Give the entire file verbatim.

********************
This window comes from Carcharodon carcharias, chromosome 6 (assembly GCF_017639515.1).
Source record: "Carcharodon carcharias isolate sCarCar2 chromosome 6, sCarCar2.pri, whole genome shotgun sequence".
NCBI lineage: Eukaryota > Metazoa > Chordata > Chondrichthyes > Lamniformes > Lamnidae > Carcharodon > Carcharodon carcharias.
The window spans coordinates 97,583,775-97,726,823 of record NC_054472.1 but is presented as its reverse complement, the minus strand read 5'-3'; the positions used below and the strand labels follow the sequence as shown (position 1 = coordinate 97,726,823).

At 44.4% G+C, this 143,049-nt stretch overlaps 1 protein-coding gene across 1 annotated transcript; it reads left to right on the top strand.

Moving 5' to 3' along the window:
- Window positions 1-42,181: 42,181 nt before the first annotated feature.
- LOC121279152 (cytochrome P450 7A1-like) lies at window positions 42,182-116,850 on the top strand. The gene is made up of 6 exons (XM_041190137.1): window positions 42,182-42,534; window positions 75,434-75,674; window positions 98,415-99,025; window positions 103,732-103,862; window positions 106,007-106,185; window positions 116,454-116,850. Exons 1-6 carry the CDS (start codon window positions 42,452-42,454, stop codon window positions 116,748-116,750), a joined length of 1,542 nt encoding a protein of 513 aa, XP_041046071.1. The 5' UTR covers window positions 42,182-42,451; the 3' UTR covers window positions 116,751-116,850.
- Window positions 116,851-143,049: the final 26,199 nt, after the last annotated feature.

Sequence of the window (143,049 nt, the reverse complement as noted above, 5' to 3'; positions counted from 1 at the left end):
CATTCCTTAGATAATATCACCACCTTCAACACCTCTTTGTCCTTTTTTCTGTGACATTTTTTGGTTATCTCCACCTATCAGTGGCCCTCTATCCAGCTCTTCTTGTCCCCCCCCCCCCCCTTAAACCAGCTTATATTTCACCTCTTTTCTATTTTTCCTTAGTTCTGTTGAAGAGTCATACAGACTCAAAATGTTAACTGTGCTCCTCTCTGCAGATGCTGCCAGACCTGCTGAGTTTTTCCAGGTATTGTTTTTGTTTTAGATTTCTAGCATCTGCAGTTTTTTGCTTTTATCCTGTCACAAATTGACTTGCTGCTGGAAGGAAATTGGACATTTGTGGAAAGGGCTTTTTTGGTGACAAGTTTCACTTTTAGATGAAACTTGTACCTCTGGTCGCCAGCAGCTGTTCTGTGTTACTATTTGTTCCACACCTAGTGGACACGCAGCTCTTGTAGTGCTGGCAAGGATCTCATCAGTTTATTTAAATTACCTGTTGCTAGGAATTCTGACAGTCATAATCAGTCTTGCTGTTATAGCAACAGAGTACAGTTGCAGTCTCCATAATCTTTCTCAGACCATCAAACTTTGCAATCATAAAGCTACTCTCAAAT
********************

This window comes from Carcharodon carcharias, chromosome 6 (assembly GCF_017639515.1).
Source record: "Carcharodon carcharias isolate sCarCar2 chromosome 6, sCarCar2.pri, whole genome shotgun sequence".
NCBI lineage: Eukaryota > Metazoa > Chordata > Chondrichthyes > Lamniformes > Lamnidae > Carcharodon > Carcharodon carcharias.
The window spans coordinates 97,583,775-97,726,823 of record NC_054472.1 but is presented as its reverse complement, the minus strand read 5'-3'; the positions used below and the strand labels follow the sequence as shown (position 1 = coordinate 97,726,823).

At 44.4% G+C, this 143,049-nt stretch overlaps 1 protein-coding gene across 1 annotated transcript; it reads left to right on the top strand.

Moving 5' to 3' along the window:
- Window positions 1-42,181: 42,181 nt before the first annotated feature.
- LOC121279152 (cytochrome P450 7A1-like) lies at window positions 42,182-116,850 on the top strand. The gene is made up of 6 exons (XM_041190137.1): window positions 42,182-42,534; window positions 75,434-75,674; window positions 98,415-99,025; window positions 103,732-103,862; window positions 106,007-106,185; window positions 116,454-116,850. Exons 1-6 carry the CDS (start codon window positions 42,452-42,454, stop codon window positions 116,748-116,750), a joined length of 1,542 nt encoding a protein of 513 aa, XP_041046071.1. The 5' UTR covers window positions 42,182-42,451; the 3' UTR covers window positions 116,751-116,850.
- Window positions 116,851-143,049: the final 26,199 nt, after the last annotated feature.

Sequence of the window (143,049 nt, the reverse complement as noted above, 5' to 3'; positions counted from 1 at the left end):
CATTCCTTAGATAATATCACCACCTTCAACACCTCTTTGTCCTTTTTTCTGTGACATTTTTTGGTTATCTCCACCTATCAGTGGCCCTCTATCCAGCTCTTCTTGTCCCCCCCCCCCCCCTTAAACCAGCTTATATTTCACCTCTTTTCTATTTTTCCTTAGTTCTGTTGAAGAGTCATACAGACTCAAAATGTTAACTGTGCTCCTCTCTGCAGATGCTGCCAGACCTGCTGAGTTTTTCCAGGTATTGTTTTTGTTTTAGATTTCTAGCATCTGCAGTTTTTTGCTTTTATCCTGTCACAAATTGACTTGCTGCTGGAAGGAAATTGGACATTTGTGGAAAGGGCTTTTTTGGTGACAAGTTTCACTTTTAGATGAAACTTGTACCTCTGGTCGCCAGCAGCTGTTCTGTGTTACTATTTGTTCCACACCTAGTGGACACGCAGCTCTTGTAGTGCTGGCAAGGATCTCATCAGTTTATTTAAATTACCTGTTGCTAGGAATTCTGACAGTCATAATCAGTCTTGCTGTTATAGCAACAGAGTACAGTTGCAGTCTCCATAATCTTTCTCAGACCATCAAACTTTGCAATCATAAAGCTACTCTCAAAT